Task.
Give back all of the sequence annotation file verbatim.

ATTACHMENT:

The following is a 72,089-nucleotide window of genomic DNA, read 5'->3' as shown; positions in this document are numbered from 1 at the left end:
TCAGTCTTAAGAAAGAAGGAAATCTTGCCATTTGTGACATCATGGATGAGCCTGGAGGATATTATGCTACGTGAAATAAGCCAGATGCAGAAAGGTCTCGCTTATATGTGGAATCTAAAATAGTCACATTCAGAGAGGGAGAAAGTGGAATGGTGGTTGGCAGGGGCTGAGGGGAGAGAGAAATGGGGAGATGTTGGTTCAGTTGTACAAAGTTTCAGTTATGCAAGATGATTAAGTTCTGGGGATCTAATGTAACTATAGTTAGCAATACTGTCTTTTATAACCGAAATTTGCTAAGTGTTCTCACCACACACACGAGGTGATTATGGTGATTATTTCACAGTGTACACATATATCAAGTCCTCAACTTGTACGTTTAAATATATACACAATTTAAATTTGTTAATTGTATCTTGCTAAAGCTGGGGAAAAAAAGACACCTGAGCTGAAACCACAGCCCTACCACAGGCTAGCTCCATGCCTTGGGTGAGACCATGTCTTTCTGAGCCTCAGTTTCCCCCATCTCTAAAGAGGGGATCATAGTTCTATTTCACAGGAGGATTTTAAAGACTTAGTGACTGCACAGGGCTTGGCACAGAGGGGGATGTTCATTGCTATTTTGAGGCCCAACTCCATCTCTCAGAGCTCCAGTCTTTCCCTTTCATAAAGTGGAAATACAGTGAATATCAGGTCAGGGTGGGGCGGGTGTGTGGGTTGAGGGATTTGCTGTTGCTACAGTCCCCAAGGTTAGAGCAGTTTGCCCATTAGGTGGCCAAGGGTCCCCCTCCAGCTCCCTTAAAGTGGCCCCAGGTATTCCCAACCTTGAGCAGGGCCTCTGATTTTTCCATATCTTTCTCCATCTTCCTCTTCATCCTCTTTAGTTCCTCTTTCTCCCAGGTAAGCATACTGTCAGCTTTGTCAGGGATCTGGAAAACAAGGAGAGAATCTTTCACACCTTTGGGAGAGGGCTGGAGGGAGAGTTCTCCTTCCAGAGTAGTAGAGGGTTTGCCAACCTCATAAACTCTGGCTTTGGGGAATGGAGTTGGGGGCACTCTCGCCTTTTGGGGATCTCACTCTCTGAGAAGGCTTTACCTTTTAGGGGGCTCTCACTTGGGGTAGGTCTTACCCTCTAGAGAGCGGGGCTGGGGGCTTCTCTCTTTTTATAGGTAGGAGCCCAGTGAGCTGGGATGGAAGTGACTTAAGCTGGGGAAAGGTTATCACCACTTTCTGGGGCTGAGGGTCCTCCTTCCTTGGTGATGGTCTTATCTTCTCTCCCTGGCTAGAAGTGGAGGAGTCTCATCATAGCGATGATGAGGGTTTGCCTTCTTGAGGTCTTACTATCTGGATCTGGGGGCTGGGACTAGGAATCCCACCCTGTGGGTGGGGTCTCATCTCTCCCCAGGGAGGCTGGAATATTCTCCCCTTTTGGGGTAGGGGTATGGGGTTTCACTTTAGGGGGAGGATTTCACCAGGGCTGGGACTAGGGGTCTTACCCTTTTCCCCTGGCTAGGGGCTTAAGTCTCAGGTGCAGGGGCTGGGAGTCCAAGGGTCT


The following is a 72,089-nucleotide window of genomic DNA, read 5'->3' as shown; positions in this document are numbered from 1 at the left end:
TCAGTCTTAAGAAAGAAGGAAATCTTGCCATTTGTGACATCATGGATGAGCCTGGAGGATATTATGCTACGTGAAATAAGCCAGATGCAGAAAGGTCTCGCTTATATGTGGAATCTAAAATAGTCACATTCAGAGAGGGAGAAAGTGGAATGGTGGTTGGCAGGGGCTGAGGGGAGAGAGAAATGGGGAGATGTTGGTTCAGTTGTACAAAGTTTCAGTTATGCAAGATGATTAAGTTCTGGGGATCTAATGTAACTATAGTTAGCAATACTGTCTTTTATAACCGAAATTTGCTAAGTGTTCTCACCACACACACGAGGTGATTATGGTGATTATTTCACAGTGTACACATATATCAAGTCCTCAACTTGTACGTTTAAATATATACACAATTTAAATTTGTTAATTGTATCTTGCTAAAGCTGGGGAAAAAAAGACACCTGAGCTGAAACCACAGCCCTACCACAGGCTAGCTCCATGCCTTGGGTGAGACCATGTCTTTCTGAGCCTCAGTTTCCCCCATCTCTAAAGAGGGGATCATAGTTCTATTTCACAGGAGGATTTTAAAGACTTAGTGACTGCACAGGGCTTGGCACAGAGGGGGATGTTCATTGCTATTTTGAGGCCCAACTCCATCTCTCAGAGCTCCAGTCTTTCCCTTTCATAAAGTGGAAATACAGTGAATATCAGGTCAGGGTGGGGCGGGTGTGTGGGTTGAGGGATTTGCTGTTGCTACAGTCCCCAAGGTTAGAGCAGTTTGCCCATTAGGTGGCCAAGGGTCCCCCTCCAGCTCCCTTAAAGTGGCCCCAGGTATTCCCAACCTTGAGCAGGGCCTCTGATTTTTCCATATCTTTCTCCATCTTCCTCTTCATCCTCTTTAGTTCCTCTTTCTCCCAGGTAAGCATACTGTCAGCTTTGTCAGGGATCTGGAAAACAAGGAGAGAATCTTTCACACCTTTGGGAGAGGGCTGGAGGGAGAGTTCTCCTTCCAGAGTAGTAGAGGGTTTGCCAACCTCATAAACTCTGGCTTTGGGGAATGGAGTTGGGGGCACTCTCGCCTTTTGGGGATCTCACTCTCTGAGAAGGCTTTACCTTTTAGGGGGCTCTCACTTGGGGTAGGTCTTACCCTCTAGAGAGCGGGGCTGGGGGCTTCTCTCTTTTTATAGGTAGGAGCCCAGTGAGCTGGGATGGAAGTGACTTAAGCTGGGGAAAGGTTATCACCACTTTCTGGGGCTGAGGGTCCTCCTTCCTTGGTGATGGTCTTATCTTCTCTCCCTGGCTAGAAGTGGAGGAGTCTCATCATAGCGATGATGAGGGTTTGCCTTCTTGAGGTCTTACTATCTGGATCTGGGGGCTGGGACTAGGAATCCCACCCTGTGGGTGGGGTCTCATCTCTCCCCAGGGAGGCTGGAATATTCTCCCCTTTTGGGGTAGGGGTATGGGGTTTCACTTTAGGGGGAGGATTTCACCAGGGCTGGGACTAGGGGTCTTACCCTTTTCCCCTGGCTAGGGGCTTAAGTCTCAGGTGCAGGGGCTGGGAGTCCAAGGGTCT